Just turn on your air conditioning so the dust does not enter your vehicle. AND be thankful you don't have all those fisherman coming over the passes!!
    Billy McFly and jwg like this.
  9. If you look into this you will find the majority of the state's tax moneys are collected from the counties on the west side and when monies collected are compared to monies spent more west side money is spent on the east side than the other way around. But, don't let that get in the way of the eastern WA's constant whining about western WA.
    Billy McFly and Steve Call like this.
  10. My hunting Partner drew a bow tag in 1967 for mountain goat, we hiked up to Lime ridge at least seven lakes were below us, saw two rafts fishing Lime lake. Partner goat his Goat and we we arrowed some grouse to take the edge off that freeze dried shit from 1967 Wish I could go back, don't think my broken back would let me. LOL Lots of pics from that trip
  11. Boy, you opened a sore subject for me.

    On federal land, the USFS sells the trees and builds the roads for the lumber companies. Normally, they sell the trees for less than market value and by the time you factor in the cost to build the logging roads, paying government employees to design and build the roads and the damage done to public hwys by the logging trucks, the public is paying for the logging roads one way or the other. If the sale of the lumber covered all the costs of those roads it would be one thing, but it does not.

    I figure if we, the public, helped pay for the logging roads, and we do, then the roads damned well better be maintained for recreational use.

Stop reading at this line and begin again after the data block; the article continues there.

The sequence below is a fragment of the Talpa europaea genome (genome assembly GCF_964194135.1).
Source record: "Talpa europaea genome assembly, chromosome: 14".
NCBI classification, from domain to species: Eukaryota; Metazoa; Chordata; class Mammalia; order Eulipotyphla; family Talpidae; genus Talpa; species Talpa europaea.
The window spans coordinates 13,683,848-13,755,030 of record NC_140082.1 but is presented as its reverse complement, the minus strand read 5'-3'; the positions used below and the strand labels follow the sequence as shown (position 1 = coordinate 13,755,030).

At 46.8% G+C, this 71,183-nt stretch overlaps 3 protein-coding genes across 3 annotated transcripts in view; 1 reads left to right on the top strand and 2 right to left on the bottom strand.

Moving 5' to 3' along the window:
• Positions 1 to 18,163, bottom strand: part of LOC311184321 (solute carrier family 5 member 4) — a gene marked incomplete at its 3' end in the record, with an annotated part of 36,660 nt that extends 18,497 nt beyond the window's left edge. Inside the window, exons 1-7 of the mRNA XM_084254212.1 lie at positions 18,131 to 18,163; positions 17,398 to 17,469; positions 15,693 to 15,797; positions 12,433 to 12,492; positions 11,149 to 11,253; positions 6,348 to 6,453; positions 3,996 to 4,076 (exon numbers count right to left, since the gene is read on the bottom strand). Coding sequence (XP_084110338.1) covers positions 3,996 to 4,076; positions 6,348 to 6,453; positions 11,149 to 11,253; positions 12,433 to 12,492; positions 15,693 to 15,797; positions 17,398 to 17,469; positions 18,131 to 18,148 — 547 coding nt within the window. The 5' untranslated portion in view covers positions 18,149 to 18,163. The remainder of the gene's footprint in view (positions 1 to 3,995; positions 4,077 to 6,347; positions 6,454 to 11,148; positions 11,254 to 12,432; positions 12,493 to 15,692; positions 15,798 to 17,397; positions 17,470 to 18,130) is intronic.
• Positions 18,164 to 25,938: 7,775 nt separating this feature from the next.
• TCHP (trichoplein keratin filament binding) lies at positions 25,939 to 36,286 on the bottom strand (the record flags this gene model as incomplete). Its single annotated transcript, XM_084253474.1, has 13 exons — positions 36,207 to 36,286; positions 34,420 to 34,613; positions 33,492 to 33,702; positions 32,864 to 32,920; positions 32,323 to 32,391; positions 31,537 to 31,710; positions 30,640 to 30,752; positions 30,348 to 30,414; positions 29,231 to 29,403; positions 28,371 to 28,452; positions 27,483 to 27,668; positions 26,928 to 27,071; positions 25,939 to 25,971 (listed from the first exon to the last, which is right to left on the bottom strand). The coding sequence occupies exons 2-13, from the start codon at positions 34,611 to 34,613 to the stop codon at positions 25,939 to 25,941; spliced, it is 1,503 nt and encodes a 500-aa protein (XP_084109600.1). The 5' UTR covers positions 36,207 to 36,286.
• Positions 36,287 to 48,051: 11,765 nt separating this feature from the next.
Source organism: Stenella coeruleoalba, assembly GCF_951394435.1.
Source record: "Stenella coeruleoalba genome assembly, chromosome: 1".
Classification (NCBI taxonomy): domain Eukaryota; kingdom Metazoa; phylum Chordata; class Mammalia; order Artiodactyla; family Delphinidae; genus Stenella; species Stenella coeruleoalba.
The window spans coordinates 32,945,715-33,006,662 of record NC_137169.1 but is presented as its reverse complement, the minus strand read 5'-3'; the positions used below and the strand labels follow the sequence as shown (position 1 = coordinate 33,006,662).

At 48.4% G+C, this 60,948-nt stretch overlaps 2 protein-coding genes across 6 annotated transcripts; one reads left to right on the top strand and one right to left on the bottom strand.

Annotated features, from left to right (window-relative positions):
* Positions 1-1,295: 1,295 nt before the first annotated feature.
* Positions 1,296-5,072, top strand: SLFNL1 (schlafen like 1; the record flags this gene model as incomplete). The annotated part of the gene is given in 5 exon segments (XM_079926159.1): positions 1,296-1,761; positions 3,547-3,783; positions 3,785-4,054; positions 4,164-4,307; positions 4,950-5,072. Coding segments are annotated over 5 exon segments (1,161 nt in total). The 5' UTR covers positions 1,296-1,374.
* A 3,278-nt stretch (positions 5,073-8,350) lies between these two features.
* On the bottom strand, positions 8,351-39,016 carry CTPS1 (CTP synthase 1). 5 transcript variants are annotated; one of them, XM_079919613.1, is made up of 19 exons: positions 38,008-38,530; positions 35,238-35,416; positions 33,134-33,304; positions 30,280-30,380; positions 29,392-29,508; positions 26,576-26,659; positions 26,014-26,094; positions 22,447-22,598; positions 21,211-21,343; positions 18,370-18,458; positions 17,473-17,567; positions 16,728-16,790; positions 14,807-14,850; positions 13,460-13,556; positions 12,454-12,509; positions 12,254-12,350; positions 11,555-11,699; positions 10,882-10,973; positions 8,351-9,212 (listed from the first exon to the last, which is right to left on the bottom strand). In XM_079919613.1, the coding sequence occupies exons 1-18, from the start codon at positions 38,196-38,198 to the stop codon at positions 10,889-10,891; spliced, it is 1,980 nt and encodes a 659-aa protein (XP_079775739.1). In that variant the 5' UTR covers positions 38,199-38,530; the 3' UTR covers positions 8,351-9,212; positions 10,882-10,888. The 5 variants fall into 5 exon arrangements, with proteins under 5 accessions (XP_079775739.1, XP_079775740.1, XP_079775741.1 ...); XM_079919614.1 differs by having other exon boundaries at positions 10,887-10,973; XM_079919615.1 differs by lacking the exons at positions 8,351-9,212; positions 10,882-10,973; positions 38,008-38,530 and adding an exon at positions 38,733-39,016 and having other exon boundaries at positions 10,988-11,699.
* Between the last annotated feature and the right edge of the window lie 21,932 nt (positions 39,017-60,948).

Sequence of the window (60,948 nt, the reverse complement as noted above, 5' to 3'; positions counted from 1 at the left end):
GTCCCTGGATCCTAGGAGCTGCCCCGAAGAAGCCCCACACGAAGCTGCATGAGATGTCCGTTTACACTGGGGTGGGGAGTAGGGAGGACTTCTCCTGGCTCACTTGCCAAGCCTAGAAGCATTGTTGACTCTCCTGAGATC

So, sometime ago, the USFS built logging roads for the harvest of old growth trees in a section of The Willamette National Forest in Oregon. Once the logging operations stopped and the clear cut had nuked the area, the rains caused a landslide to close off the logging road. Problem is, that road was remote and used by hikers and anglers to access what was remaining of beautiful old growth forests and the streams that ran through the forests. The forests and rivers owned by us.

    The USFS refused to reopen the road.

    So who should pay to reopen the road? We ended up paying for the damned road so the USFS should maintain it for recreational use. That's how I see it. They sold the trees at a loss but that ain't our problem. If my tax dollars went to help the timber industry clear cut the forests, then the USFS needs to stop selling the trees at a loss and factor in maintenance of the roads for future use for recreation.

    Federal forests are owned by the American people. Therefore, we should enjoy the benefits of what our taxes pay for. The USFS builds roads in our forests; we'd better have the opportunity to use those roads. Flat and simple.
  12. Well in Region 6 ( OR &WA) at least, the timber sale program most years returned far more to the treasury than the USFS spent on them. Also many if not most of the roads built on the National Forests of the NW were built by the timber purchasers - not the taxpaying public. Also the lions share of of road maintenance was either done by or paid for by the timber purchasers. The recreational users for many years essentially got a free ride on the majority of roads.. Now that the USFS has only a shadow of a timber sale program they, no longer have the money to keep the roads maintained. If you want the USFS to open & maintain roads, you need to talk to your congressman. If congress doesn't grant them the budget to do it it won't get done.
    Also for Region 6, it is far from accurate to say that they sold the trees for less than market value. While there was still a viable timber sale program, there were a great number of mills, and almost every National Forest in the region had tremendous competition for the sales that they put out for bid (~98% of timber sold in region 6 is sold by competitive bid)). Many sales typically sold for 2-3 times their appraised value.
  13. I've seen a lot of fishing access disappear because of wash outs on logging roads. It happens a lot in Western Washington.